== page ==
Basecamp Best Practices

Something surprising happened to me over the course of the last couple of months: I got railroaded by my colleagues at school into adopting Basecamp.

At Christmas time, two teachers asked me if I could set up Basecamp so that they could collaborate on the school play with a musician who worked outside the school. Unlike most school IT people, I try to make my default answer 'yes' instead of 'no', so I set it up.

Three months later, and without me pushing it at all, we just upgraded to the unlimited Basecamp plan and are now running 100+ projects. Another time, I'll explain what we're trying to do. Incidentally, many iPhone Basecamp clients don't handle this number of projects well at all.

Of course, with new toys come new things to worry about and my big concern was becoming overloaded with tons of sparsely-poulated projects. A secondary concern was notification overload.

I mentioned on Twitter that I was writing a "Basecamp Best Practices" document for the staff and a number of people expressed interest in reading it so here it is:


These are not prescriptive rules, but please do try to understand why I suggest these rules before breaking them!

Basecamp is not email

Yes, Basecamp has "messages", but those should be reserved for communication about the project in hand. Most communication should stay in email, unless it needs to be part of the project's record.

What I'm saying here is don't announce a quick 3pm meeting through Basecamp. On the other hand, the emails that the Office sends out about pupil absences would be useful if they were posted as a message in a pupil's record.

Avoid Notification Overload

Be careful before you subscribe "Everyone at Cedars" to your message thread in Basecamp - this will generate an email to everyone. Sometimes that's appropriate but just a word of caution.

Privacy and Permissions

It's possible to restrict access to your project to only the people who are working on the project. In many ways that's desirable, as it saves everyone from having to scroll through lists of projects they're not involved in. It also keeps that project's updates out of everyone's dashboard.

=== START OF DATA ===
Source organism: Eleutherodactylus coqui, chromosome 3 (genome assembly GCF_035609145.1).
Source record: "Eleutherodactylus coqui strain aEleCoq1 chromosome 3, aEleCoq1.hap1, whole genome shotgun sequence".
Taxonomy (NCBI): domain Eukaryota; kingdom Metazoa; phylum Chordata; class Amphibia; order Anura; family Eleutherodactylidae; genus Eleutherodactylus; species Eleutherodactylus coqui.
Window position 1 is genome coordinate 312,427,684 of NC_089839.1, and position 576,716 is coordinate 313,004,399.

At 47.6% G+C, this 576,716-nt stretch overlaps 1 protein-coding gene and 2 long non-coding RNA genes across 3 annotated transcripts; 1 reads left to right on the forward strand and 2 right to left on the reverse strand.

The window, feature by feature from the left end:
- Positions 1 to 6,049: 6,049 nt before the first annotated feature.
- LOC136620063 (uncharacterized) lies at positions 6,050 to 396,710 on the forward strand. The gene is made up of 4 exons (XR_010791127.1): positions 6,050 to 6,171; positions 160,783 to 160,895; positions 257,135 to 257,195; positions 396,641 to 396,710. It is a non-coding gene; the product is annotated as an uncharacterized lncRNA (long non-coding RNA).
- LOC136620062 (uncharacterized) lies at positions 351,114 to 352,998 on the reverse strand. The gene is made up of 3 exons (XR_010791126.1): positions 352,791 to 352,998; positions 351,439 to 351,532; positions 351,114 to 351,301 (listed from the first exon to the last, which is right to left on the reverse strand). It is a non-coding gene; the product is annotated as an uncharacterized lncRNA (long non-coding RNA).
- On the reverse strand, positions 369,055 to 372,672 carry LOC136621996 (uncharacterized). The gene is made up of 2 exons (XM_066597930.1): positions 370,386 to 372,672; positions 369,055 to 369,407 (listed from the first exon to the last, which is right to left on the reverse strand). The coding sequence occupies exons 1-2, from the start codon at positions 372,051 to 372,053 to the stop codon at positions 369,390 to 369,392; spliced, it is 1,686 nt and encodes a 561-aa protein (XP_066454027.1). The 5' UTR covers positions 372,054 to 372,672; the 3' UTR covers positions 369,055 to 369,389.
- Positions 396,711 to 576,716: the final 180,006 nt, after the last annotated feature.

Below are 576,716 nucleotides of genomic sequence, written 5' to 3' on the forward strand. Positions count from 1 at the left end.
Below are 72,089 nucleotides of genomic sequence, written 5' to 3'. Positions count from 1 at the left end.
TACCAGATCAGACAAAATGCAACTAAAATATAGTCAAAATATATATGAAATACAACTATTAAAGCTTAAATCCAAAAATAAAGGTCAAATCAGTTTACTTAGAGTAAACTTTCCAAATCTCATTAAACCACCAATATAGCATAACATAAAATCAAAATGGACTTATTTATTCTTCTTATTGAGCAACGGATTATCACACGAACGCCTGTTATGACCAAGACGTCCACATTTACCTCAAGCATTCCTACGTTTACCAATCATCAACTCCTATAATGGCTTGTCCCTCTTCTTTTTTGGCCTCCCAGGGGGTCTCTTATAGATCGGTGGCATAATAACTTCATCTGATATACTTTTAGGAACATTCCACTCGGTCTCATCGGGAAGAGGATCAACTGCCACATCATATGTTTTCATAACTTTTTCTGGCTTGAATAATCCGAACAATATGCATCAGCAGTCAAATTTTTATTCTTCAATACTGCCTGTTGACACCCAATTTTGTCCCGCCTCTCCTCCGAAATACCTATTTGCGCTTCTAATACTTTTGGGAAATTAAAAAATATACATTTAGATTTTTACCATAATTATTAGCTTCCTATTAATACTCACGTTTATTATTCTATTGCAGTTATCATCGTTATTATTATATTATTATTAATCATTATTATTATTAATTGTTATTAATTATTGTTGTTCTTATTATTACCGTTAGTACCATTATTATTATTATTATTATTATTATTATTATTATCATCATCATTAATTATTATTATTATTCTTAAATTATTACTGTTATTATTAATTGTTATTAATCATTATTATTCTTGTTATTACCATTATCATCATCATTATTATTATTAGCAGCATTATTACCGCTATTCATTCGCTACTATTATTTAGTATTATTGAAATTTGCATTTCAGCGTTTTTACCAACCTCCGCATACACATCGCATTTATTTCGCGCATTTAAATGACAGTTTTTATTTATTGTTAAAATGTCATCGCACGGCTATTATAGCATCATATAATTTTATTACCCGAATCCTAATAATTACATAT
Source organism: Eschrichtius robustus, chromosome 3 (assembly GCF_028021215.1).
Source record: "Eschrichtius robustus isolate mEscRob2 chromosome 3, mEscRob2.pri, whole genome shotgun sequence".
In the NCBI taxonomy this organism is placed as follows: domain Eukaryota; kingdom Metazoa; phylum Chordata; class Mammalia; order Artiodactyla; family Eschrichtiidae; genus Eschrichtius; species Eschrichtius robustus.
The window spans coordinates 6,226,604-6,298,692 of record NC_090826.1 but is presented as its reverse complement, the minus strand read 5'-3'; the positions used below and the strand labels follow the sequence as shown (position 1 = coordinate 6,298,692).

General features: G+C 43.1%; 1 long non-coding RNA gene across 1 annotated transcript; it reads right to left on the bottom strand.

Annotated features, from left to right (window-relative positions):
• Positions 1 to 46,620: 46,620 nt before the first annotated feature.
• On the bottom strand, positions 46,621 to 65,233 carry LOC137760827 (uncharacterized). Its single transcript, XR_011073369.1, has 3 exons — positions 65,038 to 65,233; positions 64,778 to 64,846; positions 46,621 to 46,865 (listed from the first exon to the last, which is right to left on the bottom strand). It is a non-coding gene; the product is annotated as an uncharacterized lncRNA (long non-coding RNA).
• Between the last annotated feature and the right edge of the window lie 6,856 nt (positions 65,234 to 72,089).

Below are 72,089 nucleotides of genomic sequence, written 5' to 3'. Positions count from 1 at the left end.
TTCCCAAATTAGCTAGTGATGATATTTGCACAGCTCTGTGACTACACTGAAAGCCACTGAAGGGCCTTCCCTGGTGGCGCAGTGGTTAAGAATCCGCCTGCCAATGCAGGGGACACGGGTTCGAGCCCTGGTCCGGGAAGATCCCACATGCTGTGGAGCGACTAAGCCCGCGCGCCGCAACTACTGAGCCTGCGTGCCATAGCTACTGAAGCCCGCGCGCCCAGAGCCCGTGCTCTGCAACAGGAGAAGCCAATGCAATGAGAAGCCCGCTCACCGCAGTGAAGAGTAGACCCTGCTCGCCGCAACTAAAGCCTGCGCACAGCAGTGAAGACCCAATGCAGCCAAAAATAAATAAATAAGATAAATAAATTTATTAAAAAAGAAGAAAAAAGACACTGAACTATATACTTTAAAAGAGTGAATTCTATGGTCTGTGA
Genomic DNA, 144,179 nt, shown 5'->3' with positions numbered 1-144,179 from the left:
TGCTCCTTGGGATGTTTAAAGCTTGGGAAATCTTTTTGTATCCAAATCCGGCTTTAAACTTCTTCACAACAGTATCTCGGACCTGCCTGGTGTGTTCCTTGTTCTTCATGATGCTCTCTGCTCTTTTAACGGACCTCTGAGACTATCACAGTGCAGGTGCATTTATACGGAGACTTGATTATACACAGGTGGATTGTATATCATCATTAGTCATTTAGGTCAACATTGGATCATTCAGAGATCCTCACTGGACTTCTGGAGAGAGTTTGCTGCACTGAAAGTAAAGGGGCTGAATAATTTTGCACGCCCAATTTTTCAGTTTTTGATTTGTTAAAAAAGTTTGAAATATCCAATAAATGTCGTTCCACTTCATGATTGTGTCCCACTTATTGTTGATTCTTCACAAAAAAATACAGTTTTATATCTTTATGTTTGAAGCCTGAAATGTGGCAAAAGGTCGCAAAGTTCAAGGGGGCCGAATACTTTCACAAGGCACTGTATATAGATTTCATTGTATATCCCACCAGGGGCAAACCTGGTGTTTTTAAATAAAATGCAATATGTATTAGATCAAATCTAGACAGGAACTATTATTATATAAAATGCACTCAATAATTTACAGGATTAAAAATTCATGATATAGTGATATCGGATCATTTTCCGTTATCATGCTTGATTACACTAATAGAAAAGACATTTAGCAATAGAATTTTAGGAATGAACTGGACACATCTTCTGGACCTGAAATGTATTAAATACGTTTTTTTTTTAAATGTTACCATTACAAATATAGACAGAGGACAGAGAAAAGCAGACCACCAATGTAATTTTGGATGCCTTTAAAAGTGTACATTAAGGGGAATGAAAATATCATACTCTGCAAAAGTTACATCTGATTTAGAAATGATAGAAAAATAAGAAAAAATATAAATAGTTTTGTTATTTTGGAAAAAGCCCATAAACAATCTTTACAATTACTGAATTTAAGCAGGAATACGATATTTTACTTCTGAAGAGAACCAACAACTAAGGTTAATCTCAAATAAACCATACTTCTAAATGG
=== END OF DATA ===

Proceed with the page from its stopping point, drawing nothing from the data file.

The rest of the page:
A Project Should Be Big and Focused

Try to avoid making a large number of tiny projects. A project should have a clear goal in mind and have a defined end point. If you go to the "Project Settings" link in the top-right, you can add an "Overview page announcement". It would be a good idea to use this to write a few lines about what your project is going to achieve. If you can't think of what to write, maybe that doesn't need to be a project.

Writeboards vs. Messages

The difference between a writeboard and a message is that anyone can edit a writeboard at any time. Messages can only be edited by their author within 15 minutes of posting. For any text that you want people to add to, you should lean towards using a Writeboard.

Here's an example of a message that would have been better as a Writeboard:

{a URL to a message thread with lots of "please add XYZ to this" comments}

...instead of comments asking for changes, the commenters could have just changed the writeboard directly.

A simple rule of thumb: if you want to discuss something, it's a message. If you want to work on it, it's a Writeboard. Remember that Writeboards can have comments attached to them.

Naming projects

In your Dashboard, all the projects are listed down the right hand side. This is going to get big fast. I've edited the names of all the policy rewriting projects to begin "Policy - " so that they all sort together. Similarly, the pupil profiles all begin [PRO].


Certainly Basecamp isn't perfect but I've been bowled over by how easily and enthusiastically my computer-literate-but-non-technical colleagues have adopted it.